**This is part of a series on Philadelphia with kids. Please see all the posts in the series here, or check the bottom for individual links.**
The two times we’ve visited Philly with the kids we stayed at the Embassy Suites in Center City Philadelphia. As I mentioned in my intro Philadelphia post, our ideal hotel is one offering economical suites (so we don’t have to share the bedroom with the kids), one with a free happy hour, free breakfast and a hotel that’s convenient to the sites or public transportation. The Embassy Suites is all that in Philadelphia (and FYI – we are not receiving any compensation for posting this, and we paid full freight for our room).
The hotel is on the Ben Franklin Parkway, in close walking distance to everything we did on the trip. It’s close to the Franklin Institute (kids’ hands-on science museum), Barnes Foundation and Rodin Museum. It was walkable to Independence Mall (about 20 minutes at a good pace), the Eastern State Penitentiary (maybe 20 minutes? We stopped en route at the Rodin Museum) and if you like walking (we do), you can walk to South Philly from there too.
The building is noticeable because it’s round. Its interesting history. It used to be an apartment building, where Wilt Chamberlin, and Jack Kelly (Olympic rower, and brother of Grace Kelly) once lived. Architect Oskar Stonorov designed it. He, along with famed architect Louis Kahn formed the Philadelphia School of Architecture, aka the “International Style.”
What’s most important to you, however, is probably the room. Our room (both times) was quite spacious. What you can’t see in the photo above is the long entryway (which I guess you need since it’s a wedge-shaped room, the hotel being like a pie). You can see the sofa which turns into a bed, a desk, table with 4 chairs, and another comfie chair. The balcony looks out onto the city. It was a little chilly to hang out on the balcony this trip.
The room also has a kitchenette, which we didn’t use.
The bedroom has a HUGE closet, bed, side tables and TV. There was plenty of room in there.
Obligatory shot of the toiletries. They’re Crabtree & Evelyn.
Best part is the happy hour. Yes, that’s a stocked bar with bartender. I encourage you to arrive early to stake out a table/chairs if you want to spend any time there. It was CROWDED. The first night (a Thursday) was full of families, probably all from New Jersey and also there for the teachers’ convention break. We saw one family we knew, who we didn’t expect to see. They served mini Philly pretzels with mustard, snack mix, chips/salsa and maybe something else. Combined with being full (still) from our Reading Terminal Market lunch, this consisted of a perfect dinner for me. Snacks plus cocktails.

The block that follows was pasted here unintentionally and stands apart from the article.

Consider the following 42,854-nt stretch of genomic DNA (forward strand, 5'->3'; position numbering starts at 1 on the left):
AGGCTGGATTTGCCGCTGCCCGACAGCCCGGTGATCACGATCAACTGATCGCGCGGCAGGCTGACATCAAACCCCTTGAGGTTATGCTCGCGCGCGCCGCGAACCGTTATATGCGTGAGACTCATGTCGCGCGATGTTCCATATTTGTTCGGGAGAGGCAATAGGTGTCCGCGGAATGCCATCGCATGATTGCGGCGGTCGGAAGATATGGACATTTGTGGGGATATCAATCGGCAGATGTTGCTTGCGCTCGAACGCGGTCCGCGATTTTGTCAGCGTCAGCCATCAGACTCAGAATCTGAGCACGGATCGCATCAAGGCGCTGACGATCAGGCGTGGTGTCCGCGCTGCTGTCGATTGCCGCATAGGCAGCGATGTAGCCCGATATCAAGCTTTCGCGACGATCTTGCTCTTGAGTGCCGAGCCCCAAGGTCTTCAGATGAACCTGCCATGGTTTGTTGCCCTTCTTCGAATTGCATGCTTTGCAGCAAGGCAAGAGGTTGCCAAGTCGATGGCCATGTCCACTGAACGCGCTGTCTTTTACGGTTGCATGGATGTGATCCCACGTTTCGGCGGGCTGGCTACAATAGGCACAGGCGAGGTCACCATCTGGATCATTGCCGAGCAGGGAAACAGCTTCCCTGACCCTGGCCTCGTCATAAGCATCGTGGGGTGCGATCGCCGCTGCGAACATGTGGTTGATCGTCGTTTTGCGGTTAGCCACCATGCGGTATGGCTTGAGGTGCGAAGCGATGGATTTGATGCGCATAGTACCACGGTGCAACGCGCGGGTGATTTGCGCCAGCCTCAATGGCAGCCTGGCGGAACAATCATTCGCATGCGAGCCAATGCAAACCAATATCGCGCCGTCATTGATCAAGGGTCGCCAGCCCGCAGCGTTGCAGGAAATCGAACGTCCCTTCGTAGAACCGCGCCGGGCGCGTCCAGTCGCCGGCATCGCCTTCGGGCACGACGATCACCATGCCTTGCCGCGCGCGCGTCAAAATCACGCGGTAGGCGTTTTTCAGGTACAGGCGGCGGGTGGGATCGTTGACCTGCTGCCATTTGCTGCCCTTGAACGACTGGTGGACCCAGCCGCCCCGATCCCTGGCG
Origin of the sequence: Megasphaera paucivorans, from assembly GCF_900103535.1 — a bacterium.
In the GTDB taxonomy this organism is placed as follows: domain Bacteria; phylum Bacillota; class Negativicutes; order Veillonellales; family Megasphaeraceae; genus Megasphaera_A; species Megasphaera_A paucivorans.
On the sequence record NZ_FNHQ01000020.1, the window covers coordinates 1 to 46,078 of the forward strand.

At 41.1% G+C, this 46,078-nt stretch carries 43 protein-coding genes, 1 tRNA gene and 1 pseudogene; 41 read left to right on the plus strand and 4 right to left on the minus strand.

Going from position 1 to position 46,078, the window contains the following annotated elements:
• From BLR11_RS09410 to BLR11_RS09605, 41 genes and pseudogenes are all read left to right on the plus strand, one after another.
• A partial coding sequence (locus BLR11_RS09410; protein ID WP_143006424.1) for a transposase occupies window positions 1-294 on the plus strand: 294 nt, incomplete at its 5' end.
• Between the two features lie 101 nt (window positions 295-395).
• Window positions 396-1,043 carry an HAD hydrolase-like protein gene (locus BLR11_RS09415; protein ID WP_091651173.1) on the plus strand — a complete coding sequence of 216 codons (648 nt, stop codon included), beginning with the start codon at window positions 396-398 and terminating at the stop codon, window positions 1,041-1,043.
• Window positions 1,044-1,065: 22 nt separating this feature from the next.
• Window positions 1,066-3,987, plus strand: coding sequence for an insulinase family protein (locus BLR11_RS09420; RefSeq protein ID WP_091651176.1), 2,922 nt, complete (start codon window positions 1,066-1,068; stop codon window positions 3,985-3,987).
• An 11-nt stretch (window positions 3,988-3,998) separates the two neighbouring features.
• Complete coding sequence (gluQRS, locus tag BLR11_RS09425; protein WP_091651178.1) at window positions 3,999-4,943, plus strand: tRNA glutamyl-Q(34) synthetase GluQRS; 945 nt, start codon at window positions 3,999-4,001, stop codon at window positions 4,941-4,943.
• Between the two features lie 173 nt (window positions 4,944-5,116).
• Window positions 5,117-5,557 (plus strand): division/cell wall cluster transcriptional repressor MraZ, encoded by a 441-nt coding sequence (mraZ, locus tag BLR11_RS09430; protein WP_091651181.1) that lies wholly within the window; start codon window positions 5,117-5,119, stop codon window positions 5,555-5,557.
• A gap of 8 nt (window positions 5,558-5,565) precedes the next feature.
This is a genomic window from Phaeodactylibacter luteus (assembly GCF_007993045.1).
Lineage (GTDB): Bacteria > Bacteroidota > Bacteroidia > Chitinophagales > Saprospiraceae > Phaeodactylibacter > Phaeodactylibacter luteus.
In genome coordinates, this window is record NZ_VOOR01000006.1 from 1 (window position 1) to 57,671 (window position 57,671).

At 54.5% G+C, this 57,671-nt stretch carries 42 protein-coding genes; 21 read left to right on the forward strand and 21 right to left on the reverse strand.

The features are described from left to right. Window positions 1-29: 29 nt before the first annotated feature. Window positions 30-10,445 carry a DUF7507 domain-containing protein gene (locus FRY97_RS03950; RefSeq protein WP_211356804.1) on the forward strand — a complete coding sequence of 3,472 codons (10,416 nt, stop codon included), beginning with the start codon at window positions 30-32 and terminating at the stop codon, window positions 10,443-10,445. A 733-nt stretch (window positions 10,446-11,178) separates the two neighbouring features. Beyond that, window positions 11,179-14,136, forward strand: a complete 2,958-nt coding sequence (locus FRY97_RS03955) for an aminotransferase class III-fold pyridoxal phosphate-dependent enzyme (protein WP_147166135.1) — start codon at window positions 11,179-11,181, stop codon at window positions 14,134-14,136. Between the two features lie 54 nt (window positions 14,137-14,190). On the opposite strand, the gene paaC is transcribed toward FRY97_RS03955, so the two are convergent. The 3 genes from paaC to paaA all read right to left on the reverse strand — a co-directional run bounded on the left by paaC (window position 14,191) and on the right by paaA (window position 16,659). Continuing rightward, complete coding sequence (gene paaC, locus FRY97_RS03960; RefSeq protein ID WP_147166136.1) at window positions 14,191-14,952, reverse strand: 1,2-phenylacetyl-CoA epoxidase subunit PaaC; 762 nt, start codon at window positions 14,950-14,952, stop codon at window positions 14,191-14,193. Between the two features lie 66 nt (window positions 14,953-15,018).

The Friday next night they had a different selection of snacks, and clientele seemed to be people there on a reunion. No more families. Unfortunately we missed happy hour on Saturday night. Big bummer for me.
Breakfast is served at the TGIF restaurant in the building. You get breakfast coupons when you check in, for each day. The restaurant had several breakfast bars including an eggs/omelette station, and a few areas where you could serve yourselves scrambled eggs, bacon/sausage, oatmeal, fresh fruit, oatmeal, cold cereal, pancakes/French toast, and other items. They had danish and various breads for toast (bagels, English muffins, sliced bread), a juice machine, coffee, milk and hot chocolate. Part of the fun was finding a place to sit, since it could get crowded. But it was an impressive breakfast – especially for one that was included.
The other “best part” of the hotel, which I put in quotes because it’s a dubious honor, is figuring out which elevator in the well will come first (choice of three). We placed bets each time we had to wait for the elevator, and it was a crapshoot. One morning we waited so long for the elevator that my family took the stairs 10+ flights down, while I waited, convinced it would come soon. They beat me down. The elevator was incredibly packed, but I shoved myself in anyway. Ironically, it’s the same elevator that previously opened once and was fully packed, so I hadn’t gotten in. Not sure what happened to the other two.
The Embassy Suites has free wi-fi in the hotel lobby, but you have to pay for it in the room. There’s a fitness center (didn’t see it). It’s walking distance to a SEPTA (subway) station, and close to 30th Street station, which is home to Amtrak and New Jersey Transit.
They have expensive valet car service ($48/day). We parked in a private lot just behind the hotel (they likely won’t tell you about it). It was on Cherry and 18th (1717 Cherry Street). If you pull into the driveway for the hotel to drop your things off, make a right onto Benjamin Franklin Parkway when leaving, and make an immediate right, which is Cherry. The parking lot is just on your left. You can park on the weekend, though be warned that on weekdays it’s very crowded with the business set. We had a hard time finding a spot, but when we picked up our car on Sunday, the lot was empty. If you’re willing to walk further, you can find a cheaper spot. I think we paid about $90 for Thursday morning to Sunday morning parking – not moving the car. Find Philadelphia parking lots here.
Where: 1776 Benjamin Franklin Parkway, Philadelphia. Reserve your hotel at the Embassy Suites website. You may want to look through the hotel booking sites to make sure you got the best deal available. I can’t recall why we used a hotel booking site instead of the hotel website, but I know there was a reason.
What’s your favorite hotel in Philly?